Many people who have been around the Owen football program during Ford's tenure have been impressed by his work ethic and dedication to his team. Announcing home games from the press box, Carl Bartlett has been watching the Warhorses play for nearly 40 years.

"He's a motivator," Bartlett said of Ford. "He just seems to get more out of the boys than the other coaches do. He's always had his boys in shape when it comes time to open the season. I think that we have won some early season games under Coach Ford against teams that were better than us, simply because our boys were in better shape."

Ford's ability to motivate young athletes has become lore for generations of high school football players in the Valley, sometimes passed from father to son. Senior Tate Brown's father, T.K. Brown, played for Ford and knew that his son would face challenges when he went to Owen as an undersized freshman. His father's stories about a tough, demanding head coach intimidated Tate Brown. But Ford's early advice instilled in him a will to succeed.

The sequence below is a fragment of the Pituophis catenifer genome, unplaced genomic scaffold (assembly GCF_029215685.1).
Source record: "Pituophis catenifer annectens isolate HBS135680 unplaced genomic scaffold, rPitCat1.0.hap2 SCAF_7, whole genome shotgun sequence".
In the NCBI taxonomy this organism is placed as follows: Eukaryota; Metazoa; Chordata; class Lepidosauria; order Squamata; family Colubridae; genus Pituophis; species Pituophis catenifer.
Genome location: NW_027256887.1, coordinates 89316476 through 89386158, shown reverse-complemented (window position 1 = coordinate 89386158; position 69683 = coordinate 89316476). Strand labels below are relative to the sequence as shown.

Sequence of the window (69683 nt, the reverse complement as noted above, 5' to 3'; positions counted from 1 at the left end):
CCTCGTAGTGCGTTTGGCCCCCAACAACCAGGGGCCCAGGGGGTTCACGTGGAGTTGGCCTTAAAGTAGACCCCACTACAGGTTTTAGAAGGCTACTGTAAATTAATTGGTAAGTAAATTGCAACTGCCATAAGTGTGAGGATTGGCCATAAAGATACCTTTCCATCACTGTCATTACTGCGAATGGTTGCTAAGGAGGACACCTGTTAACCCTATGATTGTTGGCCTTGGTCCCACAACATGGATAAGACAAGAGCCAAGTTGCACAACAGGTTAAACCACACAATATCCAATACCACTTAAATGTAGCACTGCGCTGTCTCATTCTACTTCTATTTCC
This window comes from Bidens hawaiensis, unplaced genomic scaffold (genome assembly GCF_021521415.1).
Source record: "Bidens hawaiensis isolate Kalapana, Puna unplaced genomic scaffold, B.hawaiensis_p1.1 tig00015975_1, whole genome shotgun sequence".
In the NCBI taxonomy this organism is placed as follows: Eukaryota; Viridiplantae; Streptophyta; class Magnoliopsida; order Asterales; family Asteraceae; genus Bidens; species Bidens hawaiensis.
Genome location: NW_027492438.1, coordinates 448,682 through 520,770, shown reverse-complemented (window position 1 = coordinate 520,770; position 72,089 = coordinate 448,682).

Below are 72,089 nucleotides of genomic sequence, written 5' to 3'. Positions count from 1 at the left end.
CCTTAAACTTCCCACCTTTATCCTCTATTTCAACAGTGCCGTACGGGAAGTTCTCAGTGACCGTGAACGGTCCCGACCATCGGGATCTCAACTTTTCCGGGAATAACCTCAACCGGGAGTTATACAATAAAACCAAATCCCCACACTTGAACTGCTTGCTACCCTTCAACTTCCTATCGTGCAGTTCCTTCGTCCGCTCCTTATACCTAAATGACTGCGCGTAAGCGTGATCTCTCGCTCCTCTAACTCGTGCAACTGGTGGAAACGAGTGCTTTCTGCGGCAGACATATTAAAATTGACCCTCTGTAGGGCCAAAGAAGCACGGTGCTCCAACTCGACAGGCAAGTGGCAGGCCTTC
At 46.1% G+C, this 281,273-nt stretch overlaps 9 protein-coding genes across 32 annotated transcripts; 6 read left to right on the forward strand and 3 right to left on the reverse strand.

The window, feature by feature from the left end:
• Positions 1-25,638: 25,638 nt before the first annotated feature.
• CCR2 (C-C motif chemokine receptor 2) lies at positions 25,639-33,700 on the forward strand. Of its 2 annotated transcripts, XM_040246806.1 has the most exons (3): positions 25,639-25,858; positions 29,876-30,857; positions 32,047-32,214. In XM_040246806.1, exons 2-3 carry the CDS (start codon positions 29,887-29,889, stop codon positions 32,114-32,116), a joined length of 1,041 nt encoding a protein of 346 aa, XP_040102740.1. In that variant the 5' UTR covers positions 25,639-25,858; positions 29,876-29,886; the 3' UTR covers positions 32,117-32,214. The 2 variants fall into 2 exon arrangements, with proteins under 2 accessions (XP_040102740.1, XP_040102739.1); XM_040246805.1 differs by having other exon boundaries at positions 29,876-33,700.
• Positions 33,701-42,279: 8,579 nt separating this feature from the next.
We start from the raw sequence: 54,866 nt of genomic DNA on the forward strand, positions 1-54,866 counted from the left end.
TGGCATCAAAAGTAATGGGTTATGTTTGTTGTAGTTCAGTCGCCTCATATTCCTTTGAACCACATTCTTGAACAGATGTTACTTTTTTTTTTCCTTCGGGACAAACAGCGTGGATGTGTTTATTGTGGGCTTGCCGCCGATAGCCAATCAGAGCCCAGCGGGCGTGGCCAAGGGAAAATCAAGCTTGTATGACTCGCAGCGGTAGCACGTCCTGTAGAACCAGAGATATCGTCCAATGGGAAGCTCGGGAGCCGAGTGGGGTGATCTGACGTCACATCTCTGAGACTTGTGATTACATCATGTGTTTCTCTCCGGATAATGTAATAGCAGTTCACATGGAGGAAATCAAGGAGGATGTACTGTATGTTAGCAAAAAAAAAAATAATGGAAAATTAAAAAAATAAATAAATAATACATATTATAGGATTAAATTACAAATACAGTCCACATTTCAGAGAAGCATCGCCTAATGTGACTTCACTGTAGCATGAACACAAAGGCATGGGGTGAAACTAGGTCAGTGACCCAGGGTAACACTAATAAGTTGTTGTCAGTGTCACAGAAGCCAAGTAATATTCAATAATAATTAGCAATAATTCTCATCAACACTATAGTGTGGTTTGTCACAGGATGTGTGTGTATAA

"When I came in, I wasn't strong at all," Tate said. "I wasn't gifted with natural ability or strength. Coach (Ford) told me that to be successful in this world, you're going to have to do things for yourself."

Tate Brown responded by working out regularly with a teammate and growing into a key player on what turned out to be Ford's final team.